OKLAHOMA CITY - Another busy week at the state Capitol, but little movement towards raising teacher pay to avert a looming walkout. 

This was a deadline week for lawmakers, a week when they scrambled to have hundreds of bills heard or else those bills die.  So, there wasn’t as much movement on teacher pay raises. And the deadline teachers imposed for a walkout is fast approaching.

Teachers say they want $10,000 raises and pay increases for support staff and state workers or they’re walking out April 2nd.

The Senate failed to pass a measure to give teachers raises.

“(I’m a) Little disappointed that we had an opportunity to give a significant raise to teachers, 12.7 percent,” said Senator Mike Schulz (R) President Pro Tempore.

Representative Emily Virgin (D) Democratic Caucus Chair said the Senate bill was just for show, and would have died in the House of Representatives.

“This was their way of saying we did something. But even of it had passed, like I said, it wouldn’t have passed the house and it wasn’t enough.”

Teacher Aaron Kaspereit of Harrah High School spent part of his spring break sitting on the floor of the state capitol talking with lawmakers and grading papers.

“For the most part, what it seems like to us, is that they don’t care. They don’t think we’re going to strike.”

The House of Representatives also presented its plan to give teachers massive raises based on the amount of time they spend in the classroom.

“When fully implemented, it will move Oklahoma from the back of the heap all the way up to 18th in the country in pay,” said Representative Michael Rogers (R) Tulsa.

The problem is, the House didn’t identify a way to pay for the raises and the teachers union immediately rejected the plan.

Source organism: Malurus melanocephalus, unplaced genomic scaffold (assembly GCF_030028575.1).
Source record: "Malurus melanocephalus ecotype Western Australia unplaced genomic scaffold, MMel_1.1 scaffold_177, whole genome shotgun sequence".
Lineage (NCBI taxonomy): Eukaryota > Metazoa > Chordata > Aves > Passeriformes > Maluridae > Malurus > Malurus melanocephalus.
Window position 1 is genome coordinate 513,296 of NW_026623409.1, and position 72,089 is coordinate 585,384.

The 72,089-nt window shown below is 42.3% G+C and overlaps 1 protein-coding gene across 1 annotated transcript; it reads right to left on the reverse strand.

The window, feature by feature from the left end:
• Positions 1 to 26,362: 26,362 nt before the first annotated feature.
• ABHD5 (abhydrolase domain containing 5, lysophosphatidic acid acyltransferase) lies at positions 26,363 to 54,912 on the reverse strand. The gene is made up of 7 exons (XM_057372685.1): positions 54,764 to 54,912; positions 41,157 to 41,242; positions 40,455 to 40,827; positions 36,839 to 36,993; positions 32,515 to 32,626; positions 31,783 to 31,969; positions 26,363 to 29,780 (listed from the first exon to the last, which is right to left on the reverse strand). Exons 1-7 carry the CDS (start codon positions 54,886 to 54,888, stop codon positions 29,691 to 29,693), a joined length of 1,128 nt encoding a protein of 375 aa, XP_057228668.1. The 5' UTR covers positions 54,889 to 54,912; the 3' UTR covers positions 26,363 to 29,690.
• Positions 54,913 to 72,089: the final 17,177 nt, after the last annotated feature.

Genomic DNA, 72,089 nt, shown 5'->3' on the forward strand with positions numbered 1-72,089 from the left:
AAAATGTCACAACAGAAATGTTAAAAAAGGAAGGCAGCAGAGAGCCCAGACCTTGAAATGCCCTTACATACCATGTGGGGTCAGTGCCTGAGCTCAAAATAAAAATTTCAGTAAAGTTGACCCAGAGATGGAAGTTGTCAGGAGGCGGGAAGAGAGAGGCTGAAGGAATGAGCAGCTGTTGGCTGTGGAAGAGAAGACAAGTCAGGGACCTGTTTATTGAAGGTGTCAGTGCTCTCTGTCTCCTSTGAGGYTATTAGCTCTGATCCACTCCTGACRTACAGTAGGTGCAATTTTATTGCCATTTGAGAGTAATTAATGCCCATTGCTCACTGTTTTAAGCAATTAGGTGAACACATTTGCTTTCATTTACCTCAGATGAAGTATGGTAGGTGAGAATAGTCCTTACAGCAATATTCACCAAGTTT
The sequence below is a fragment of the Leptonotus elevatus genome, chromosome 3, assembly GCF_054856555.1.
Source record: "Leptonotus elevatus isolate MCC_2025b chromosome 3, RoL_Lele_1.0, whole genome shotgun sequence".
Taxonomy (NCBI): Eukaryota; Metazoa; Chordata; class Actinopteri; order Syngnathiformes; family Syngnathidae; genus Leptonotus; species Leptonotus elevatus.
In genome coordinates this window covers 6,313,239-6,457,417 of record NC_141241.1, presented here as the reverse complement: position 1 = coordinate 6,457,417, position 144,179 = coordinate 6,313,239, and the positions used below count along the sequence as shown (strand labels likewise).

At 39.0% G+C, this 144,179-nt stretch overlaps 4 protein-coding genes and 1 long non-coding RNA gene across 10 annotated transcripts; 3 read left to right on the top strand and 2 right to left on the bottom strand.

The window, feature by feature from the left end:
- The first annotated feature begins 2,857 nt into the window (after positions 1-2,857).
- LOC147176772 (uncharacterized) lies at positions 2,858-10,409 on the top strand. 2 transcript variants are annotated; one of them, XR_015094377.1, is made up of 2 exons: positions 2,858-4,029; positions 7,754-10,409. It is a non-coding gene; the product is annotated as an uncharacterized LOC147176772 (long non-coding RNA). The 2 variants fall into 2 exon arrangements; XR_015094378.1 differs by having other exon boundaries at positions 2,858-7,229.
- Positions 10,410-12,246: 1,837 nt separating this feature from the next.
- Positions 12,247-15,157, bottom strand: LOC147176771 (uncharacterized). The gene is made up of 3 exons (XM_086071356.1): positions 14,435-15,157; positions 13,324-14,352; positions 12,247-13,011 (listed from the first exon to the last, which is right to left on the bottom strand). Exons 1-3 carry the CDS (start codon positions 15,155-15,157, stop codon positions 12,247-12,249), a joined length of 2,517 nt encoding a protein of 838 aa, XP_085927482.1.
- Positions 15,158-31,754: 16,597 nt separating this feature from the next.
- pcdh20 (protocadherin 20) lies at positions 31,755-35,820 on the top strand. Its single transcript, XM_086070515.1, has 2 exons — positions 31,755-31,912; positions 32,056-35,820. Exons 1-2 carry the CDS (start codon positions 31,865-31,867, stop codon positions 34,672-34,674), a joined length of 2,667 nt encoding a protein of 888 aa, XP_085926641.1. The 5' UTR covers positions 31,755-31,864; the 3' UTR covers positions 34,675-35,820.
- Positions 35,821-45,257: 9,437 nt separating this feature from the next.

With all the financial scandals and mismanagement the state has seen in the past year, lawmakers passed a plan to create an office of accountability. The problem with that is you won’t be told what they find out.

“It would better to be called the office of no accountability. It creates 15 year-round high paying positions, puts them behind a cloak of secrecy,” said Representative David Perryman (D) Minority Floor Leader.

Lawmakers also passed a bill to allow casinos to use balls and dice instead of cards. But it doesn’t come without controversy.

“We are not changing if we should gamble in the state of Oklahoma.  We are changing how we do that,” said Senator Stephanie Bice (R) Oklahoma City. 

But Senator Paul Scott (R) Duncan countered, “We’re making an extremely addictive game even more attractive.”

Next week, lawmakers plan to continue working to avert a teacher walkout. But the one thing they apparently haven’t tried is sitting down Republicans and Democrats in the House and Senate, with union leaders.

“It hasn’t been done yet,” said Alicia Priest of the Oklahoma Education Association. “We’re pushing that we all need to be in a room a plan that addresses all of our needs.”